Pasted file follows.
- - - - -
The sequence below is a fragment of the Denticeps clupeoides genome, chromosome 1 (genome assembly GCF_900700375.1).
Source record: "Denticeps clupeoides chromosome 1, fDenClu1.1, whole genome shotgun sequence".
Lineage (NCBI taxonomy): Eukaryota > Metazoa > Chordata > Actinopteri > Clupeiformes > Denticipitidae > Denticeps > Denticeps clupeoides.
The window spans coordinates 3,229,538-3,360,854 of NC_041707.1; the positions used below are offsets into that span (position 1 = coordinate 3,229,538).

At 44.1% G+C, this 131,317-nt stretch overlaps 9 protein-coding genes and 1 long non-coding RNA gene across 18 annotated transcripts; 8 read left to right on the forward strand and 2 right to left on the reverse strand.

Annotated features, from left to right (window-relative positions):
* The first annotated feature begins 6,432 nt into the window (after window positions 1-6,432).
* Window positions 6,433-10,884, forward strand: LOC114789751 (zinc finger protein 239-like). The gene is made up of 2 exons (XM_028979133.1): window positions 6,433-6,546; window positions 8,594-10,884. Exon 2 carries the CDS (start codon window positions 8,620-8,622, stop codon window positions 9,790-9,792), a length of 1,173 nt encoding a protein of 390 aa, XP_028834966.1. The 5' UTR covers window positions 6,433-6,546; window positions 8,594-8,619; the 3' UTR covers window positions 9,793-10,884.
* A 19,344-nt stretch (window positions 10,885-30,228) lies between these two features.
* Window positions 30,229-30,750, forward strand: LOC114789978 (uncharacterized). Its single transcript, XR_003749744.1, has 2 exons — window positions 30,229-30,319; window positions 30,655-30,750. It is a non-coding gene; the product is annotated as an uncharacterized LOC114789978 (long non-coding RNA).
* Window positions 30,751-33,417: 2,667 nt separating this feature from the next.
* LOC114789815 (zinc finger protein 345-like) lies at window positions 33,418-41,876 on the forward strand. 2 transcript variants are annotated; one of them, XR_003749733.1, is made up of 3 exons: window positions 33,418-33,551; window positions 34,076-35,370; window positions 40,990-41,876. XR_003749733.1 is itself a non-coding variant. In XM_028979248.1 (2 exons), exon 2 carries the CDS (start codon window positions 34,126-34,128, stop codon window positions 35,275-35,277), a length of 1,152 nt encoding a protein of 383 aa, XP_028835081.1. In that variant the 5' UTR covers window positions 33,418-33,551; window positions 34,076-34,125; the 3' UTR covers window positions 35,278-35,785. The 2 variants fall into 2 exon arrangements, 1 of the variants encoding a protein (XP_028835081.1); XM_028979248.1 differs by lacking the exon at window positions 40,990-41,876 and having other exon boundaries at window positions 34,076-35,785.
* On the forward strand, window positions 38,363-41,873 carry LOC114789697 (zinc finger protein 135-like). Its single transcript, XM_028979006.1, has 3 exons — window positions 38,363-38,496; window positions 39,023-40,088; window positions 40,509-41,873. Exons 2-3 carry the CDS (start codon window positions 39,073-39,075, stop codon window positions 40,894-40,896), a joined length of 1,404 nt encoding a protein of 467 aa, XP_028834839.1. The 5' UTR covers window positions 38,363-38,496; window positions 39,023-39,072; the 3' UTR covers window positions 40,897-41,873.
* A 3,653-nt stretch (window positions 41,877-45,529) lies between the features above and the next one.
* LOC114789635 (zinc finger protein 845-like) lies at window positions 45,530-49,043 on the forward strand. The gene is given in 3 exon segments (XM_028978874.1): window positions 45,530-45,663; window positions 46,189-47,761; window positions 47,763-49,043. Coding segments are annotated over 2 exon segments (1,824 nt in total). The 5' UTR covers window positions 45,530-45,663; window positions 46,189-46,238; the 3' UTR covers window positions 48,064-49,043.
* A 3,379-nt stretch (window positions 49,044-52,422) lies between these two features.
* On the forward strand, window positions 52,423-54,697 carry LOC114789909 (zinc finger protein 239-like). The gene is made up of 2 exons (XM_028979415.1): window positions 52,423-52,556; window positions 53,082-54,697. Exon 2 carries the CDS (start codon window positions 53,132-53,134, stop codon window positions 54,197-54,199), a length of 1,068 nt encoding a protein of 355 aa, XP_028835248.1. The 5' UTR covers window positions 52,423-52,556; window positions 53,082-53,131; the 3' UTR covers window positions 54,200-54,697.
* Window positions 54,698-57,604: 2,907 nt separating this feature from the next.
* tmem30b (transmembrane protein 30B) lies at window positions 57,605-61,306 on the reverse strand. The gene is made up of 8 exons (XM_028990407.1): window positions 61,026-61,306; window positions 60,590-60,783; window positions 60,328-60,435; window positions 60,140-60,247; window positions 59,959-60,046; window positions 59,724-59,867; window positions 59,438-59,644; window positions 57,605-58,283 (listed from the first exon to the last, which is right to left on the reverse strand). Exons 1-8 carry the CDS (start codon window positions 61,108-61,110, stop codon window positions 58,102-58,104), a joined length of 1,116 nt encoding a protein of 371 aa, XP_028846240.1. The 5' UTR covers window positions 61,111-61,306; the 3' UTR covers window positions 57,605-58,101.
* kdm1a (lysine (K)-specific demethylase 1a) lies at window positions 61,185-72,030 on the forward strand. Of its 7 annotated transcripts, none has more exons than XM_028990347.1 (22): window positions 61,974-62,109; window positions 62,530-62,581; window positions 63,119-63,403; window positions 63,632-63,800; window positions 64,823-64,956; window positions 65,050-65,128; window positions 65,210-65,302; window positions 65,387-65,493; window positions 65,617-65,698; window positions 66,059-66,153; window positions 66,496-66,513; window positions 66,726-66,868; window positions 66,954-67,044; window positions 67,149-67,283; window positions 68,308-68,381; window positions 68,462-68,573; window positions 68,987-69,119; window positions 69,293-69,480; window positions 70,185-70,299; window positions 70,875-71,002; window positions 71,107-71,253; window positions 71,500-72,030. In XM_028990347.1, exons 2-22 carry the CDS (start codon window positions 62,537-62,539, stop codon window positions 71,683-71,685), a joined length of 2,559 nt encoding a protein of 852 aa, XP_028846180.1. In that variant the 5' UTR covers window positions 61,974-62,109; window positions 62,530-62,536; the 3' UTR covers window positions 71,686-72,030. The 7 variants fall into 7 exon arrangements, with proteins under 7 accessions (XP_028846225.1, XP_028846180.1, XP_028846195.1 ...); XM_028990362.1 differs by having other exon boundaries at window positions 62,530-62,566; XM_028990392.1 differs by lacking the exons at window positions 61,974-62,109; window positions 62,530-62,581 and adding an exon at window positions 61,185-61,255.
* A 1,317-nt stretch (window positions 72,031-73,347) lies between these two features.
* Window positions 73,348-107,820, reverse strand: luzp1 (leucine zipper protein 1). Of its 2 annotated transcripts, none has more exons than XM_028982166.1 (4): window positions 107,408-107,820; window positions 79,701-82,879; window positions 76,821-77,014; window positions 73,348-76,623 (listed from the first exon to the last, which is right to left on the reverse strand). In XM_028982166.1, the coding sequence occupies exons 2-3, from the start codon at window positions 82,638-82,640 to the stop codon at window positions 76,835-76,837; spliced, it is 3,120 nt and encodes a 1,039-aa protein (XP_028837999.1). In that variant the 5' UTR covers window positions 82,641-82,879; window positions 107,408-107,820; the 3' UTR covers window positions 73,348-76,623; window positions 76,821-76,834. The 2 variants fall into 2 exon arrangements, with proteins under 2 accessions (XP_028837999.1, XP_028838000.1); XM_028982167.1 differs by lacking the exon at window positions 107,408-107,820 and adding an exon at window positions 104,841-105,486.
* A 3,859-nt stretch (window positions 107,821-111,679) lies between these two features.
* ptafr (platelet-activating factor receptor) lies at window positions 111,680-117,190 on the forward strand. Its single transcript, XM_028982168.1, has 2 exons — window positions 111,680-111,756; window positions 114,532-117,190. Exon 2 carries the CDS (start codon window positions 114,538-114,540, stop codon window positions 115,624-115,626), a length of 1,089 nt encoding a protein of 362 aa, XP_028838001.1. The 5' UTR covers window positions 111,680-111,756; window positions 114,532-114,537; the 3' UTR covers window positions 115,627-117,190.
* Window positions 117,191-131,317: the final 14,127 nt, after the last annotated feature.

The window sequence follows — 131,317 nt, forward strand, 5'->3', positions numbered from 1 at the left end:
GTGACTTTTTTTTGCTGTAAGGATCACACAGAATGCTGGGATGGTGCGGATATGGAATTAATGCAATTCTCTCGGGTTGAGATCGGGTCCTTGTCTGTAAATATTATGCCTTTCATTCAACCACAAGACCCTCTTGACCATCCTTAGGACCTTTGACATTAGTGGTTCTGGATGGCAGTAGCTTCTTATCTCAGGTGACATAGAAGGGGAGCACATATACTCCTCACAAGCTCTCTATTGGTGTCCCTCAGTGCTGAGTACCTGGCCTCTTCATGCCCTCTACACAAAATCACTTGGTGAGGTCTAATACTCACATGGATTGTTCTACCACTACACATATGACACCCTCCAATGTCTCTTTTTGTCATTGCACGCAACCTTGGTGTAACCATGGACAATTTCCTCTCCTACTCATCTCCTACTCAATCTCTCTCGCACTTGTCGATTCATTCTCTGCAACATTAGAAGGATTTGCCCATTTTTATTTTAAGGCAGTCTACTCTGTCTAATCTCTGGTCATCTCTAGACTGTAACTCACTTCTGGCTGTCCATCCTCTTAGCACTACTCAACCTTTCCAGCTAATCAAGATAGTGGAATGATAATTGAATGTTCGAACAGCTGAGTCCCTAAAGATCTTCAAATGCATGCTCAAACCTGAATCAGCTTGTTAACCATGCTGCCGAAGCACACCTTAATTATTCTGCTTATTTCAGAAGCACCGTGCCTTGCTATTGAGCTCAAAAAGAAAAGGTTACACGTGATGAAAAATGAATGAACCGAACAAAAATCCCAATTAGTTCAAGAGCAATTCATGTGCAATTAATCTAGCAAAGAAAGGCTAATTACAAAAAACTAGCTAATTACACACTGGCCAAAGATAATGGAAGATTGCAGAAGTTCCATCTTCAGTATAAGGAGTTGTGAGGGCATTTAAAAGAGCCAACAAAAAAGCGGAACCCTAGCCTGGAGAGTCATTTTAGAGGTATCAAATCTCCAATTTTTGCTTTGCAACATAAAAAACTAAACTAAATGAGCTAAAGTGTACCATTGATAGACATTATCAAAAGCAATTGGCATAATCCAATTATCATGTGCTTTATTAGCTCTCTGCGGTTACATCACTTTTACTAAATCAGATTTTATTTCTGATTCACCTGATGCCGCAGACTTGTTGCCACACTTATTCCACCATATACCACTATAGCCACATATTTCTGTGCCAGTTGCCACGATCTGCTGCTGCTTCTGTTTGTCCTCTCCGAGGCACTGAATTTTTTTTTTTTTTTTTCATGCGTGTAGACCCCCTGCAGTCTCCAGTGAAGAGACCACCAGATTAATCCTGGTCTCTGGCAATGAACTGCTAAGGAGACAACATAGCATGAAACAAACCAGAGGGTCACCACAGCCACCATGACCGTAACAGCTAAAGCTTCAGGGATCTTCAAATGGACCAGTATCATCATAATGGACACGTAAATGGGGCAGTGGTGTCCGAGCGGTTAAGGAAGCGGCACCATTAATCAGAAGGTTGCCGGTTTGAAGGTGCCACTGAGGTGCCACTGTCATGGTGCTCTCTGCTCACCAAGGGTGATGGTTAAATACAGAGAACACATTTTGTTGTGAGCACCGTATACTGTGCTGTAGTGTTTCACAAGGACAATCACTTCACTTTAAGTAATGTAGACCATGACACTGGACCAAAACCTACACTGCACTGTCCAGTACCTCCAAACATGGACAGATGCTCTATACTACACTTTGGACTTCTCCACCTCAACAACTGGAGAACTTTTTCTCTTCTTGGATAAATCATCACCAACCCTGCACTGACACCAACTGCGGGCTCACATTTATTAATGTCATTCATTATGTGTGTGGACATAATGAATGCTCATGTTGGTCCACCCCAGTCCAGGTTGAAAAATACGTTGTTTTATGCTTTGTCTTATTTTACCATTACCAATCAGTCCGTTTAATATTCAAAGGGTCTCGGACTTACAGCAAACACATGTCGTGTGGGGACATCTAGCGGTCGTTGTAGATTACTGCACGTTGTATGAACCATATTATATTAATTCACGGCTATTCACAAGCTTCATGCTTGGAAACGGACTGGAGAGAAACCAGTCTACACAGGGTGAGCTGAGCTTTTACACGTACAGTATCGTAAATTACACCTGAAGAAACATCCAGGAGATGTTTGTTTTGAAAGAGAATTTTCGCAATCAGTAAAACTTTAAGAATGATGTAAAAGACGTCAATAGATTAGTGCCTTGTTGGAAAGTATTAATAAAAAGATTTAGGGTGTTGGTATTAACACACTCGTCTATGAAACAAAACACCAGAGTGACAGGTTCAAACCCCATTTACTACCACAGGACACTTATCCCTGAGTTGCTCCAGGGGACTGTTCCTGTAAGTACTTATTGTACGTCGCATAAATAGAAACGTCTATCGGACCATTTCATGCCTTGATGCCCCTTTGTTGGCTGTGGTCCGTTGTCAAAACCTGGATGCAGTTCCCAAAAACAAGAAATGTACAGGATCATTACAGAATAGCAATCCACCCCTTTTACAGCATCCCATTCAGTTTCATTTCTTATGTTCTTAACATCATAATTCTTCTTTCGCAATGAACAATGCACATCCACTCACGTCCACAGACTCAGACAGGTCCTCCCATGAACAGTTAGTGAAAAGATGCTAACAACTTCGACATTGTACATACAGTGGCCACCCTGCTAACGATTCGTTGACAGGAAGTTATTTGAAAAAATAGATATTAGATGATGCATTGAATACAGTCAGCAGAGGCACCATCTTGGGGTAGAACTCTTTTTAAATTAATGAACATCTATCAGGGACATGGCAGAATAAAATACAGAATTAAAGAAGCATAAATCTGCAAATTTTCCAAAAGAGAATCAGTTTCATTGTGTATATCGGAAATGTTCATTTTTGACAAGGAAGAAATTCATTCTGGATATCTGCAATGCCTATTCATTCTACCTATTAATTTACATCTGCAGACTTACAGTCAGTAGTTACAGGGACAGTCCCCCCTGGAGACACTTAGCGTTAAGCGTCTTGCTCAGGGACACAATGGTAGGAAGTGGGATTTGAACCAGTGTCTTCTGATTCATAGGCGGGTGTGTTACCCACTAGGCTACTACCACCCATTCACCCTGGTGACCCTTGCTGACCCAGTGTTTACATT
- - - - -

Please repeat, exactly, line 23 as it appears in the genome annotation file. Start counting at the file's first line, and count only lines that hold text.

* A 3,859-nt stretch (window positions 107,821-111,679) lies between these two features.